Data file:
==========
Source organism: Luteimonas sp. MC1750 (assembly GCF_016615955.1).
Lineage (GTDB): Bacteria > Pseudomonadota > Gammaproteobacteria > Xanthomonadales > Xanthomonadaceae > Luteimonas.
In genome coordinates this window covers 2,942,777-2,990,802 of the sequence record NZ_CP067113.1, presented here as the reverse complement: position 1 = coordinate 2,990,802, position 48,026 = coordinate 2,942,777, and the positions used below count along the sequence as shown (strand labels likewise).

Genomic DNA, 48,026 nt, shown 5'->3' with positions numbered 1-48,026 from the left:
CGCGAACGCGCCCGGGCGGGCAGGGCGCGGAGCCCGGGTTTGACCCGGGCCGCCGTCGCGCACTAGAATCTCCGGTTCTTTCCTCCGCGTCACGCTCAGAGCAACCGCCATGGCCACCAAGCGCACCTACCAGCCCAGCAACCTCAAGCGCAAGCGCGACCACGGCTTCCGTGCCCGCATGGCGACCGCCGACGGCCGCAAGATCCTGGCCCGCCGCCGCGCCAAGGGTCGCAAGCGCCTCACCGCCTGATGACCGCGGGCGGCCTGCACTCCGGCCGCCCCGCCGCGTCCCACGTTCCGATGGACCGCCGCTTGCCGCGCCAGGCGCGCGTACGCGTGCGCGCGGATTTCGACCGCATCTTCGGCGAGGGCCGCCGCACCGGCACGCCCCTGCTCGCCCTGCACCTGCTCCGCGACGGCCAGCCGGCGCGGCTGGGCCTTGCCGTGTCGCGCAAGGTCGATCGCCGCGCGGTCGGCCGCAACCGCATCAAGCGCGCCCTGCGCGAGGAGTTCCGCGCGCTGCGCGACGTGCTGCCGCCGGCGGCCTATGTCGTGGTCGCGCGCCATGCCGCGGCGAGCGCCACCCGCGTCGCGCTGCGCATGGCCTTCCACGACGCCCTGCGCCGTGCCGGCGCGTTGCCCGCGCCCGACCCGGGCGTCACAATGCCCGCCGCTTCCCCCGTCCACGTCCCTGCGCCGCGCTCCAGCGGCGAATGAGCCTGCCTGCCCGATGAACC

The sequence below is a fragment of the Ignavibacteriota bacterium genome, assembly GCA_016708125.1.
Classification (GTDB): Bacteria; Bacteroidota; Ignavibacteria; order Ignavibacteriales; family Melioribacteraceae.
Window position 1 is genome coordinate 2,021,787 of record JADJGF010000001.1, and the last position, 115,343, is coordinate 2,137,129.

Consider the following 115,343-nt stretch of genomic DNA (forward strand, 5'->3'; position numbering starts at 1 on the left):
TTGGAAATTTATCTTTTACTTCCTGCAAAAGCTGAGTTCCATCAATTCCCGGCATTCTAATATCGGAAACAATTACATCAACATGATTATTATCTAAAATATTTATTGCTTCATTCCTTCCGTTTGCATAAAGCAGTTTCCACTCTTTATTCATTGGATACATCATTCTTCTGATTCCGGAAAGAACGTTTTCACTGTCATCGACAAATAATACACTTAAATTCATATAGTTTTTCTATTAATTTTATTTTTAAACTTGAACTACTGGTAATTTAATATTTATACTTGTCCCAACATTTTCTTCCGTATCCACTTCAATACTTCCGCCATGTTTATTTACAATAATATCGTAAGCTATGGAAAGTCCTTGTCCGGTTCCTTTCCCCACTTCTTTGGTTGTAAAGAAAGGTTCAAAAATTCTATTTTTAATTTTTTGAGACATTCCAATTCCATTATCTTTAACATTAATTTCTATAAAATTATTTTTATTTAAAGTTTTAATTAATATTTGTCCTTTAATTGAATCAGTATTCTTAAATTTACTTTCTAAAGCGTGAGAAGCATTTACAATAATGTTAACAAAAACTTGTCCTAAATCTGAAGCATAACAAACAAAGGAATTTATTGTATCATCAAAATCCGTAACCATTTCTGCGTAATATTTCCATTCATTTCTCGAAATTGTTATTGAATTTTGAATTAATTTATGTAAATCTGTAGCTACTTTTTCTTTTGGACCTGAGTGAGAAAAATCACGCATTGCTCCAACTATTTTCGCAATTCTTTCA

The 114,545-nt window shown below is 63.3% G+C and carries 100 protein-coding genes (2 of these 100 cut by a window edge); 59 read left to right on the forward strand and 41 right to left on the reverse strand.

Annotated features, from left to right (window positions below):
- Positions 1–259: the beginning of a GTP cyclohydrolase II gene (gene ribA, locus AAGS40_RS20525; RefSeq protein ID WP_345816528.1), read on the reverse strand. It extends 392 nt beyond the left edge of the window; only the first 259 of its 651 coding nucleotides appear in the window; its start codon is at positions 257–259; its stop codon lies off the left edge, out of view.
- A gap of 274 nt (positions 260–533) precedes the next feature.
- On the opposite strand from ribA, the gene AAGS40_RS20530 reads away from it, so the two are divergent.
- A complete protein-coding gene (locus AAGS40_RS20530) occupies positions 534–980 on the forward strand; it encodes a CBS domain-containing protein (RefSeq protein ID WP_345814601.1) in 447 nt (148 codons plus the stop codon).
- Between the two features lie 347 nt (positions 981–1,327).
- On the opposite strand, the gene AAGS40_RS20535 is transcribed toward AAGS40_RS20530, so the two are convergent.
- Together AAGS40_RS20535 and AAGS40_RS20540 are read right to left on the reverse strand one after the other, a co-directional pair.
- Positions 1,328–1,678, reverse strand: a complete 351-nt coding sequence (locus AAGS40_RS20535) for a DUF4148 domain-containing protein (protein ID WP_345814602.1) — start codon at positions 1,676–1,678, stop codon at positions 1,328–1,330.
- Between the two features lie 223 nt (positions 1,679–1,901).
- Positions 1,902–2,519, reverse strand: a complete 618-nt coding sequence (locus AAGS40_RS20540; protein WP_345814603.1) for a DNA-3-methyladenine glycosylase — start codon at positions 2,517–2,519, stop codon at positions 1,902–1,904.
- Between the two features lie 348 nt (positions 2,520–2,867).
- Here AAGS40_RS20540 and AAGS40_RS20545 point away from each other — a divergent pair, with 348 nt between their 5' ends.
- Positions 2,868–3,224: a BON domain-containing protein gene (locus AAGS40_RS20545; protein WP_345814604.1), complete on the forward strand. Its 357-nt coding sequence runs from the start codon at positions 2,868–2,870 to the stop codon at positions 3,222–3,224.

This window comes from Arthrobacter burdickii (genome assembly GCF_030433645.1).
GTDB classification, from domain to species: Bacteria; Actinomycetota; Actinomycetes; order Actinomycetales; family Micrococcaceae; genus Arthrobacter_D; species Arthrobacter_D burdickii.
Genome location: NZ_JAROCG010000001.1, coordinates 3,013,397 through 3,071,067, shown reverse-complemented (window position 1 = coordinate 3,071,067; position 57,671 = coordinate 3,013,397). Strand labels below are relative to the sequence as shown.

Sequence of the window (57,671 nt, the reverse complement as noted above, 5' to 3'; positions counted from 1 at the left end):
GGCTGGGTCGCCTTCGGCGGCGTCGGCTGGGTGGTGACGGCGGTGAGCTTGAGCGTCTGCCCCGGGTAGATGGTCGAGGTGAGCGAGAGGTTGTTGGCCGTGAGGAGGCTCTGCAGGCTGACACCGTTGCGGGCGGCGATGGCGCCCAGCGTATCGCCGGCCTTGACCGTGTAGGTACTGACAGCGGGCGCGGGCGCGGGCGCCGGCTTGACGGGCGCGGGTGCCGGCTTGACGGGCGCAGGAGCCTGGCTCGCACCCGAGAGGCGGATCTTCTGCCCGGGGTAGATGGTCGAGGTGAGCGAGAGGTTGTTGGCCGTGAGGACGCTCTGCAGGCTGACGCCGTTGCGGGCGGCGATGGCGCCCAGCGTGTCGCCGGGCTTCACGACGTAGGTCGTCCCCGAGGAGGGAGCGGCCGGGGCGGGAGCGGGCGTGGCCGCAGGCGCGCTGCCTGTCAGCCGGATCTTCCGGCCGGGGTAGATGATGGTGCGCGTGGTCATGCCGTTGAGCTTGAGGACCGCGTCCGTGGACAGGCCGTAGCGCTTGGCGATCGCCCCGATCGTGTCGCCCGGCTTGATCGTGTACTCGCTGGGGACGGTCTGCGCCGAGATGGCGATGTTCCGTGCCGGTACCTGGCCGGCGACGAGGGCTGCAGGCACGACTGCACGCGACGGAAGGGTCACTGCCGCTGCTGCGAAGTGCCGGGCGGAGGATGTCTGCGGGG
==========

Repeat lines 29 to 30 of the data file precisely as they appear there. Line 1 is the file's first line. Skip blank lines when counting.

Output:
Sequence of the window (57,671 nt, the reverse complement as noted above, 5' to 3'; positions counted from 1 at the left end):
GGCTGGGTCGCCTTCGGCGGCGTCGGCTGGGTGGTGACGGCGGTGAGCTTGAGCGTCTGCCCCGGGTAGATGGTCGAGGTGAGCGAGAGGTTGTTGGCCGTGAGGAGGCTCTGCAGGCTGACACCGTTGCGGGCGGCGATGGCGCCCAGCGTATCGCCGGCCTTGACCGTGTAGGTACTGACAGCGGGCGCGGGCGCGGGCGCCGGCTTGACGGGCGCGGGTGCCGGCTTGACGGGCGCAGGAGCCTGGCTCGCACCCGAGAGGCGGATCTTCTGCCCGGGGTAGATGGTCGAGGTGAGCGAGAGGTTGTTGGCCGTGAGGACGCTCTGCAGGCTGACGCCGTTGCGGGCGGCGATGGCGCCCAGCGTGTCGCCGGGCTTCACGACGTAGGTCGTCCCCGAGGAGGGAGCGGCCGGGGCGGGAGCGGGCGTGGCCGCAGGCGCGCTGCCTGTCAGCCGGATCTTCCGGCCGGGGTAGATGATGGTGCGCGTGGTCATGCCGTTGAGCTTGAGGACCGCGTCCGTGGACAGGCCGTAGCGCTTGGCGATCGCCCCGATCGTGTCGCCCGGCTTGATCGTGTACTCGCTGGGGACGGTCTGCGCCGAGATGGCGATGTTCCGTGCCGGTACCTGGCCGGCGACGAGGGCTGCAGGCACGACTGCACGCGACGGAAGGGTCACTGCCGCTGCTGCGAAGTGCCGGGCGGAGGATGTCTGCGGGG